Income tax is taken out of your active and passive income. Your employer will automatically deduct income taxes from your paycheck and submit them to the government on your behalf. If you’re self-employed, you will pay the government a portion of your income directly. Income tax may be charged at the federal, state, and local levels, depending on where you live.
Property tax is based on the value of your property–such as a house or land (and sometimes smaller possessions, such as a car or boat). Property tax is charged locally.
Sales tax is charged when purchasing an item or service–in other words; it’s included in the overall price you pay for something. Sales taxes may be charged at the local or state levels.
If you don’t pay your taxes, you will be charged a penalty fee each month you fail to pay. And the longer you go without paying your taxes (especially income taxes), the more likely the government will put a lien on your property, such as your house.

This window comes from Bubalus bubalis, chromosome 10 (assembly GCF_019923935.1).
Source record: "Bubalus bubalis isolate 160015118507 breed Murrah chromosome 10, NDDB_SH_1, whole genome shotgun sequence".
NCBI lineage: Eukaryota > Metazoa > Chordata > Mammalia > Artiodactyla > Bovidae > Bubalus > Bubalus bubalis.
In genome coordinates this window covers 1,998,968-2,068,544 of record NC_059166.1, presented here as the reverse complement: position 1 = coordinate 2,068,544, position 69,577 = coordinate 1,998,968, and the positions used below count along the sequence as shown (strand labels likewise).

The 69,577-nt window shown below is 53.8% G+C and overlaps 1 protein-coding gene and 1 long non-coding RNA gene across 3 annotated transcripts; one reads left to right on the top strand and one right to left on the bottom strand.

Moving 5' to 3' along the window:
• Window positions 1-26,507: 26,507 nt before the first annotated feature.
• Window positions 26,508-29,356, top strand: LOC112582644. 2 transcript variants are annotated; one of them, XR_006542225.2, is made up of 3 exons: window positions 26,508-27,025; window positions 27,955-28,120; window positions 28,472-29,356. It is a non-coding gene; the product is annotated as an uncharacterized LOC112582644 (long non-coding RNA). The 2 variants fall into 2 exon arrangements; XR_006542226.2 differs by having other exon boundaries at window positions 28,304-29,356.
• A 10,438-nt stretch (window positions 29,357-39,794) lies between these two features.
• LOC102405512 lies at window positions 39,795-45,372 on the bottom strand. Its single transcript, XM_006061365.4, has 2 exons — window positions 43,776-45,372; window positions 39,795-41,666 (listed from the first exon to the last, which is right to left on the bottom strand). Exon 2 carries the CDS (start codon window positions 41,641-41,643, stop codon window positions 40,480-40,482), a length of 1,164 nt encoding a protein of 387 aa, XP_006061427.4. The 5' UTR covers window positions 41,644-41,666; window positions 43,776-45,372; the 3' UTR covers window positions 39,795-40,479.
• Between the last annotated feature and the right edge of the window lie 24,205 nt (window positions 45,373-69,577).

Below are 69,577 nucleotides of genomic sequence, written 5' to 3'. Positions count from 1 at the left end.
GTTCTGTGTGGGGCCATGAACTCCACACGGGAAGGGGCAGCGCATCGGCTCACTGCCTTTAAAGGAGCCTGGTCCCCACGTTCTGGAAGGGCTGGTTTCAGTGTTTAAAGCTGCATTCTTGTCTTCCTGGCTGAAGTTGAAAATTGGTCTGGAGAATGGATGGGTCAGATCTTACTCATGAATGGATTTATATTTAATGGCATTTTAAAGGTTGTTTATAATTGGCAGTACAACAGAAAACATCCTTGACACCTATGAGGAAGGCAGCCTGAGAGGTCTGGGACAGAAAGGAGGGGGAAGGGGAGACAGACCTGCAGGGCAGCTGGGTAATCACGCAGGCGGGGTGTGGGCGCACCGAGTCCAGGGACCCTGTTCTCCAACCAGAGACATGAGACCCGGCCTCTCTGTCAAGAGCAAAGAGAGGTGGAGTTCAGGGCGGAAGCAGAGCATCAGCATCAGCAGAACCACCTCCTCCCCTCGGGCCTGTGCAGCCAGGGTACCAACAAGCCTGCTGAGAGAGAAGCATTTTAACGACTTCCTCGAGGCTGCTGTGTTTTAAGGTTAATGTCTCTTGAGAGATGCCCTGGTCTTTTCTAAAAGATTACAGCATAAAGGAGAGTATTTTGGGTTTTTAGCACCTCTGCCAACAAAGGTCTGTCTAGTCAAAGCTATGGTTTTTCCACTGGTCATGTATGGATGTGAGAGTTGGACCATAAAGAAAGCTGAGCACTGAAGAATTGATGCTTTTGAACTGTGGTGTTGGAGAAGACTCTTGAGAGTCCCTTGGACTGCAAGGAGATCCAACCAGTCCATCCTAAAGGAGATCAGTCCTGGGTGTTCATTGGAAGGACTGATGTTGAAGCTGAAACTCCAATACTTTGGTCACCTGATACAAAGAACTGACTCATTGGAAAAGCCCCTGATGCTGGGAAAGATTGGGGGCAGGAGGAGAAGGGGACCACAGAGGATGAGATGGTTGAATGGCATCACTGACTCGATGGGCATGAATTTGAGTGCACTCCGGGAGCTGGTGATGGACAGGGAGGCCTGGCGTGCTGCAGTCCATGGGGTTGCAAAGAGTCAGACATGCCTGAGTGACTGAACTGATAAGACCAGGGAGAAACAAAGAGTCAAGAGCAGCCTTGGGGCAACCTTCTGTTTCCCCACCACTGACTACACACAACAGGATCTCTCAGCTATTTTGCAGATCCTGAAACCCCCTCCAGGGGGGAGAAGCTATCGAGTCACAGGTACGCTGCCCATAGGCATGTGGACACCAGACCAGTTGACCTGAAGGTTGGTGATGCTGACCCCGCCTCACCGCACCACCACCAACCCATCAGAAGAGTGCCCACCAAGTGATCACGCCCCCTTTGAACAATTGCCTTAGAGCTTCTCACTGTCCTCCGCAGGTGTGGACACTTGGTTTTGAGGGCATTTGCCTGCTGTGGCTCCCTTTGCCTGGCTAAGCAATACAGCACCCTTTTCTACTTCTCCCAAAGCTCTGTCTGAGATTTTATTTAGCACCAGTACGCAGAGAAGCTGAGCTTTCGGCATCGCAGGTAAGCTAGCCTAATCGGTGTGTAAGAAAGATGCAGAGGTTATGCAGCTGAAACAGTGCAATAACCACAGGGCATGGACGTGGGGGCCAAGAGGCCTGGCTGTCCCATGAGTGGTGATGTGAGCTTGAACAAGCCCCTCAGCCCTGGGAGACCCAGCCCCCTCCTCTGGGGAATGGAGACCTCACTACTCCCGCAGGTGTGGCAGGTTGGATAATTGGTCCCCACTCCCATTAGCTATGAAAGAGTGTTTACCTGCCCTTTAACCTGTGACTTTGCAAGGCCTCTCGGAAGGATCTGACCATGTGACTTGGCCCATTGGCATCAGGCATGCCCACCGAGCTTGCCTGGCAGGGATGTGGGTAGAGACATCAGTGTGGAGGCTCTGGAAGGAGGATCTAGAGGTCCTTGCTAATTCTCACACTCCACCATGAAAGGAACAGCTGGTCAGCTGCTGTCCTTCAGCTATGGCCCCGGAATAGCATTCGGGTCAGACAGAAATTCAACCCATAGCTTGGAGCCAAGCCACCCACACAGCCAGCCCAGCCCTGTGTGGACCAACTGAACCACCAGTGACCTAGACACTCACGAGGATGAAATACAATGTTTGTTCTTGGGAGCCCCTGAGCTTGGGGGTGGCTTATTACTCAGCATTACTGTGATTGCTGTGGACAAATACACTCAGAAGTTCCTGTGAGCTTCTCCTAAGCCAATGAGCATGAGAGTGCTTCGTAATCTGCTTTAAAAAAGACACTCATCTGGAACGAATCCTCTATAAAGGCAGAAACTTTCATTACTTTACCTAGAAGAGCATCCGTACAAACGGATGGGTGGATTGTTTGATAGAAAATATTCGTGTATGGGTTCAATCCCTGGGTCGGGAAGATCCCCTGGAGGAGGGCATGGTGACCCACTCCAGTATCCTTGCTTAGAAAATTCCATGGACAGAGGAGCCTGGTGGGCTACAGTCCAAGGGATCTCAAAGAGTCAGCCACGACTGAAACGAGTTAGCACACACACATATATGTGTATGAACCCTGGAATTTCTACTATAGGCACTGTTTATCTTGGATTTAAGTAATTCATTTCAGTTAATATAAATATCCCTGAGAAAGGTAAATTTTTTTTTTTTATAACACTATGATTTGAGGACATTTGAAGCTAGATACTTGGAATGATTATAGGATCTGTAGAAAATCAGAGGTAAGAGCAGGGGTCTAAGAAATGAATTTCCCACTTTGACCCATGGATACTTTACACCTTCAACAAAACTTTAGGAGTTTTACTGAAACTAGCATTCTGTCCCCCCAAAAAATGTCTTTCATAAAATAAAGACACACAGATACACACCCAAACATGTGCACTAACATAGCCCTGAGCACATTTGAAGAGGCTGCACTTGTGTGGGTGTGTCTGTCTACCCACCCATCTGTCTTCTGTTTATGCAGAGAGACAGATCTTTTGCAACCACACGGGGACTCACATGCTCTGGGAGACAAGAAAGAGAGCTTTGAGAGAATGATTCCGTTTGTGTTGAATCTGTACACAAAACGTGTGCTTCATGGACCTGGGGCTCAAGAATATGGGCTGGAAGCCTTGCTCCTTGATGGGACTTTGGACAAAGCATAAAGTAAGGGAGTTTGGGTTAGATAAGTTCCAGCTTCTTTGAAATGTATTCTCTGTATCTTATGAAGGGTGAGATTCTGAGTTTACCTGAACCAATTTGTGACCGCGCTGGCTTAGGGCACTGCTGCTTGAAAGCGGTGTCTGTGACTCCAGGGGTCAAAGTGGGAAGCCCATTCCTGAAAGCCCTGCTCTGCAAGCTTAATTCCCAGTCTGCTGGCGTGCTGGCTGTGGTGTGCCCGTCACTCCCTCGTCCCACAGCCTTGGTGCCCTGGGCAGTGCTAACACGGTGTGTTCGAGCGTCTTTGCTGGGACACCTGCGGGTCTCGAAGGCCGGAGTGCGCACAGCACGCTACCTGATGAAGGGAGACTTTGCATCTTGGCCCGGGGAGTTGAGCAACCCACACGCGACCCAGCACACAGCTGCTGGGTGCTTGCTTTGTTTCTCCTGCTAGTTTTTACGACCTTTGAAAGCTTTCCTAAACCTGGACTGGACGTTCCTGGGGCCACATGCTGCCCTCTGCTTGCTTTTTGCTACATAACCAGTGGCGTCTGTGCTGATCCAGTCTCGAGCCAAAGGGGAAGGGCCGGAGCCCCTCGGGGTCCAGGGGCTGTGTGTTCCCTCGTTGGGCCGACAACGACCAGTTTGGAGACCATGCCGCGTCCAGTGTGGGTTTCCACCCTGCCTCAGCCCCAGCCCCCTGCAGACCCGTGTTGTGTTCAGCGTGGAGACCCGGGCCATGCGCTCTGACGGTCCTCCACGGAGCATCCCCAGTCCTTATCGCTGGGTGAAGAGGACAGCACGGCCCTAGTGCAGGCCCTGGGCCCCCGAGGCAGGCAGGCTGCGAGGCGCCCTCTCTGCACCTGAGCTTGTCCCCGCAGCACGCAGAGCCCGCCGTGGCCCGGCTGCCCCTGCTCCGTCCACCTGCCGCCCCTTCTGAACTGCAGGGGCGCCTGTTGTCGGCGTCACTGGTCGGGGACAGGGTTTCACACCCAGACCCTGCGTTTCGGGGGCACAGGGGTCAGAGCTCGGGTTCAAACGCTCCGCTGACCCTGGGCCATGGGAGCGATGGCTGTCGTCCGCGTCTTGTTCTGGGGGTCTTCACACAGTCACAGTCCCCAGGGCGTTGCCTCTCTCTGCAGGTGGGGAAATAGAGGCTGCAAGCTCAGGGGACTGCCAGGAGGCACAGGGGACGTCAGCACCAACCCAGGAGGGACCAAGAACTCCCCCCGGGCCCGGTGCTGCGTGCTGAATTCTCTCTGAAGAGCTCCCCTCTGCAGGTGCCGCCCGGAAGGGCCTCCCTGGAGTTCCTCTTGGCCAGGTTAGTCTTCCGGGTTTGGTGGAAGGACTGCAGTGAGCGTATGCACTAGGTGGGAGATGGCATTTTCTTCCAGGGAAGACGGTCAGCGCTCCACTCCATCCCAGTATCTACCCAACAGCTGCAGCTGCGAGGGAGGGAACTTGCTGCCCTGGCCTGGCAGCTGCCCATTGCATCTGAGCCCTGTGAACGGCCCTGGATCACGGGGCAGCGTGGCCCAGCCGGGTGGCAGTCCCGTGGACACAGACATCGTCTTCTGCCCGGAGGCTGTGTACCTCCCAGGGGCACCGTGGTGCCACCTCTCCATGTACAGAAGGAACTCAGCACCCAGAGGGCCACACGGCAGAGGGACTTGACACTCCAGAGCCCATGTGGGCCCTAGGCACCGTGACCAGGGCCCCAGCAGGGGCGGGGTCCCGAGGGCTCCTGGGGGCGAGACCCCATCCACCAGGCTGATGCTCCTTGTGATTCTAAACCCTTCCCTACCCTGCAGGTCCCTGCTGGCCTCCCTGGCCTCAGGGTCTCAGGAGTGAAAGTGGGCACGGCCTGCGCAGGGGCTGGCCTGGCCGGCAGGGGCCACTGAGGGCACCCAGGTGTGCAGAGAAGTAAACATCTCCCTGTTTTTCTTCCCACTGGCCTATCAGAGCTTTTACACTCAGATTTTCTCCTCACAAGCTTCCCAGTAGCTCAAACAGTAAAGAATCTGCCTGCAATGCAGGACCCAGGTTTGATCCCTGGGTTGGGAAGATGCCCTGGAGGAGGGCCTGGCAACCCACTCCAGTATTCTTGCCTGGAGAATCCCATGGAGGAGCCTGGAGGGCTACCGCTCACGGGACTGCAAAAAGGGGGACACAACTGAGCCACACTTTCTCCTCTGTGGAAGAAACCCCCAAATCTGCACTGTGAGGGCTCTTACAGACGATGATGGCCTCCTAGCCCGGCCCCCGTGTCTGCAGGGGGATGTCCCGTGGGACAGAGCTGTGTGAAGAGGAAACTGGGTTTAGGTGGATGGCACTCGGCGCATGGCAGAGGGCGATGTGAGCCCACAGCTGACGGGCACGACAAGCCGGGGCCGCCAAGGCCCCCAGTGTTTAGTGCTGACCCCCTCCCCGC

In extreme cases, the government may charge you with tax evasion, which could result in up to five years in jail. (So pay your taxes.)
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3. Bank accounts
Bank accounts are a safe and secure way to store money.
You should have financial knowledge about 4 types of bank accounts:
- Checking Accounts
- Savings Accounts
- Certificates of Deposit
- Money Market Accounts
Checking accounts are easily accessible, offering unlimited deposits and withdrawals. They often come with cards, known as debit cards, that can be used to pay for goods and services without carrying around cash or else used at an ATM to take some money out of your account. Checking accounts are best used for day-to-day spending.